We’re often everywhere with our thoughts and feelings – except in the present moment. We think about the tasks that still need to be done, obstacles that may arise, what others might expect from us, and sometimes we are simply distracted by the little things, with our mind wandering and are therefore unable to focus on the here and now. Mindfulness is supposed to counteract this and direct our perception of the current situation.
Research has also proven that cultivating mindfulness makes it possible to produce general improvements in mental function that can benefit our daily activities. Easier said than done, right? The good thing is, though, Mindfulness is a skill that can be learned and developed.
Here are some mindfulness tips from YogaRenew graduates.
“In my practice of mindfulness, I use my breath as my focal point. If I feel my thoughts drifting elsewhere, I turn to the rise and fall of my abdomen to ground myself in the present moment again.”
-Katie Deabler, Maine
“Mindfulness comes more accessible when we give ourselves grace. Part of mindfulness is acceptance, which can be challenging if we aren’t happy with ourselves. Giving ourselves grace helps with acceptance. Don’t get too worked up about the surroundings. Mindfulness can happen anywhere. If you focus so much energy on the perfect setting, you can lose sight of acceptance of where your life is at that moment.”
-Darlene Davis, Illinois
“Put your phone away while doing tasks. I set all my apps to power down after 9 pm, and they do not reopen until 7 am. Get outside in nature and observe all the beauty around you. Being in nature is a great way to help you stay mindful.”
-Filomena Scholl, New York
“I started my mindfulness journey with a cell phone detox; we can’t see the world around us if our attention is glued to a screen. I begin my day with a yoga flow and focus on my breathing. Moving the body and being aware of our breath is the most grounding technique I know of. It helps me with my depression, anxiety, and racing thoughts.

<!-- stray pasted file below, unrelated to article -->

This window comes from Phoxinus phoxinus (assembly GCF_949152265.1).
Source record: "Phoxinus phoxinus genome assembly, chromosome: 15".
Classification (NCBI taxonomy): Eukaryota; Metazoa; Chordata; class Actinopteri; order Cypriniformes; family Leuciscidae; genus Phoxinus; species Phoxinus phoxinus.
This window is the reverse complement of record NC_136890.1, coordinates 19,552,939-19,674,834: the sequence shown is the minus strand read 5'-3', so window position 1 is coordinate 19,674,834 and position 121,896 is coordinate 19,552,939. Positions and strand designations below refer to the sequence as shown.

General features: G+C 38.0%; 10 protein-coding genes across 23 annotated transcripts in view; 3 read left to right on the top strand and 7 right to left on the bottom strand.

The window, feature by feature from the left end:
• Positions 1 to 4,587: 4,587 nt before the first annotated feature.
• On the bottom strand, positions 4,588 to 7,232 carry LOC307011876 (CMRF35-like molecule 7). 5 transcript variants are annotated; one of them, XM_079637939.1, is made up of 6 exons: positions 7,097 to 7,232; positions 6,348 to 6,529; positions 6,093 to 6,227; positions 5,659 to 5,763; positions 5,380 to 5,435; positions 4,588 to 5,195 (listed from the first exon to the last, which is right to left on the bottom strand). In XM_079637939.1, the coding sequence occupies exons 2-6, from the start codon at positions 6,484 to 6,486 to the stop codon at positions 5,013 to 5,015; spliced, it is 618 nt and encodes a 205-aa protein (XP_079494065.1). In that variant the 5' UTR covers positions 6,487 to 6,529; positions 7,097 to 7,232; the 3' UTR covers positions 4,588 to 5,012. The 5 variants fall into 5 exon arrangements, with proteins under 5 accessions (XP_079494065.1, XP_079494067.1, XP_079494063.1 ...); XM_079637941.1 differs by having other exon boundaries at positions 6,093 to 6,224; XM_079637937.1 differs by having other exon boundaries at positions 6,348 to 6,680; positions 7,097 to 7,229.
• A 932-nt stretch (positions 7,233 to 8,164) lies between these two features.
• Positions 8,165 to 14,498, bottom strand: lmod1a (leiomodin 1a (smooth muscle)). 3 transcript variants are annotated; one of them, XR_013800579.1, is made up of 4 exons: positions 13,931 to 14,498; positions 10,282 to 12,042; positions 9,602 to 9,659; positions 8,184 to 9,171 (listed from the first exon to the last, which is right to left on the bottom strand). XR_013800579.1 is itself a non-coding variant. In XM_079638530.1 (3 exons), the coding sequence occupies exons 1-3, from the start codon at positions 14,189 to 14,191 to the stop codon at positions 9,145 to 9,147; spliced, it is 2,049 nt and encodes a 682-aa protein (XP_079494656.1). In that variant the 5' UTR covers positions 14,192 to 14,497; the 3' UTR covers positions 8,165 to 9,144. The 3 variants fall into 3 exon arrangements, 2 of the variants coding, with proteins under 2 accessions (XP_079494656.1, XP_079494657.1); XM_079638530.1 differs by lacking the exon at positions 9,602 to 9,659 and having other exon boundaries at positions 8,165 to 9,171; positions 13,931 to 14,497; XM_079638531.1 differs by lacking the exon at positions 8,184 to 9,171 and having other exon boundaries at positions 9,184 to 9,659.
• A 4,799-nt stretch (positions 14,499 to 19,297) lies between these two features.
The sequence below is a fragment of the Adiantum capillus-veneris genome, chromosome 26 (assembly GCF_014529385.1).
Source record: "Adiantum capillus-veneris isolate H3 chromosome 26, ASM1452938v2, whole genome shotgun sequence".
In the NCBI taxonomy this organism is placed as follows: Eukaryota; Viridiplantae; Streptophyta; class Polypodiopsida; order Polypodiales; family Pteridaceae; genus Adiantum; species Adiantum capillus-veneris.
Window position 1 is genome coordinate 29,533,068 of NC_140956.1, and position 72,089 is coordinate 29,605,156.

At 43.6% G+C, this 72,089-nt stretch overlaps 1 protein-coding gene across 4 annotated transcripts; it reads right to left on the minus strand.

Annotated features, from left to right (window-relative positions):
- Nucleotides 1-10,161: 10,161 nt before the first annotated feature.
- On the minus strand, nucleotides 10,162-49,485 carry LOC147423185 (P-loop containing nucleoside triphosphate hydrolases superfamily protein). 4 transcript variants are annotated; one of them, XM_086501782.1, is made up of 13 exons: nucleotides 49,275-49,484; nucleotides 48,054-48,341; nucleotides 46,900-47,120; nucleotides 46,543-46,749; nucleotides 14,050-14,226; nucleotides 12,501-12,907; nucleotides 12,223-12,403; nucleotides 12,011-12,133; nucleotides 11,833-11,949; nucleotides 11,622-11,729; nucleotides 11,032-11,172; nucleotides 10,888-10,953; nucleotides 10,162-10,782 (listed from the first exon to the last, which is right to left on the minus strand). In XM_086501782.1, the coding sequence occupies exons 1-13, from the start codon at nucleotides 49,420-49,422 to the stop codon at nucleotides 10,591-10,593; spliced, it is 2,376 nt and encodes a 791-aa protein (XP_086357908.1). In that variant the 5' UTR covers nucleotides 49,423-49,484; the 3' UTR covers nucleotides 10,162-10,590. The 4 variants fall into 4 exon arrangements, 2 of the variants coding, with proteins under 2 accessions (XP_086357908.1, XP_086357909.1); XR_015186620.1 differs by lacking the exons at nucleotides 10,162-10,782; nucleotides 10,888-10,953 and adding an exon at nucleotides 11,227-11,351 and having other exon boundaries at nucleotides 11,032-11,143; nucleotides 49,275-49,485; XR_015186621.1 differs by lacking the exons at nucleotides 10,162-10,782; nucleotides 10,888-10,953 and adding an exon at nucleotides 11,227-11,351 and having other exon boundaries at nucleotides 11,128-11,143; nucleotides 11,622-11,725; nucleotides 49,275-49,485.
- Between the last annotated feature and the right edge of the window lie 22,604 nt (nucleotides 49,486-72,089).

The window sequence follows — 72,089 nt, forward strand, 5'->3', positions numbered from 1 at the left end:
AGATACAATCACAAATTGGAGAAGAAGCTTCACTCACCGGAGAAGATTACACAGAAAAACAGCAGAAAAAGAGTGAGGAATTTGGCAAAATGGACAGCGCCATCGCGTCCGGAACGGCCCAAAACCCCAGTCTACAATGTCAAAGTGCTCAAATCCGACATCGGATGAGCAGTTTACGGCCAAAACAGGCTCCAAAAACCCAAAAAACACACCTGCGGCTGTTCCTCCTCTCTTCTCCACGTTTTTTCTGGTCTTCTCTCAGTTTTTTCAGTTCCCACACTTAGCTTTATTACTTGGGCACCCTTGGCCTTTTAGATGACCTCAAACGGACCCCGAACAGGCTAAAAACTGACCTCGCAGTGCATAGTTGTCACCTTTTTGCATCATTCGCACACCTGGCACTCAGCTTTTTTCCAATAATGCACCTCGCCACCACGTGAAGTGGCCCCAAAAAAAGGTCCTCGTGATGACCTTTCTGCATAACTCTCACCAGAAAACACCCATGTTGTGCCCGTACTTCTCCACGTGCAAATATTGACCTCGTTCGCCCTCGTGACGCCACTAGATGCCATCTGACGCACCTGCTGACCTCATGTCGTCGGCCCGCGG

Eating slowly, getting outside, feeling the sun on my skin, emptying my mind, and listening to those around me are focuses daily. I also meditate each day, sometimes several times a day. Sitting in a quiet space, free from distractions, helps calm my mind and soul so very much. I think that the best tip I could give would be to release your mind from negative thoughts, about others, about yourself, about the world around you. Begin by replacing those negative thoughts with positive ones, and soon it will become your new normal.
All of these things start as small techniques, and over time build into habits, leave your mind more peaceful and help you fall in love with life. “
-Leigh Ann Atwell, Tennessee
Vipassana meditation requires you to observe your breath, which will make you aware of your emotions inside and how to react to the outside world. It benefits in day-to-day activity and brings out the good in you. It helps us to be aware of everything around and inside of us.
When connected to your breathing, yoga asanas truly get out a complete person in you where all your sensations are balanced and make one a happy soul.”
-Sonal Panwar, South Carolina
“A 5-minute quiet time with your breath can help reduce the varying and rushing thoughts in our minds. Why worry about what has not even happened yet, and why think about what has already been done?! We can certainly take control of the present moment by being mindful of our thoughts that decide our word choices and our actions.”
-Surina Sharma Gambhir, Toronto, Canada
“Close your eyes, take 2 to 3 deep breaths, and connect your soul with your mind. Focus on your theme, your project, your day. Find a Mantra for your day, only for this day, and repeating it to yourself. Take a last deep breath and start your day, your project. If you feel like you are starting to get lost, remember your Mantra with your breath, then return to the present moment again. A Mantra I use is: ” I embrace myself to connect my soul with my brain. I am focused, open, and alert on every blissfully way.”
-Penelope Doutsiou, Athens, Greece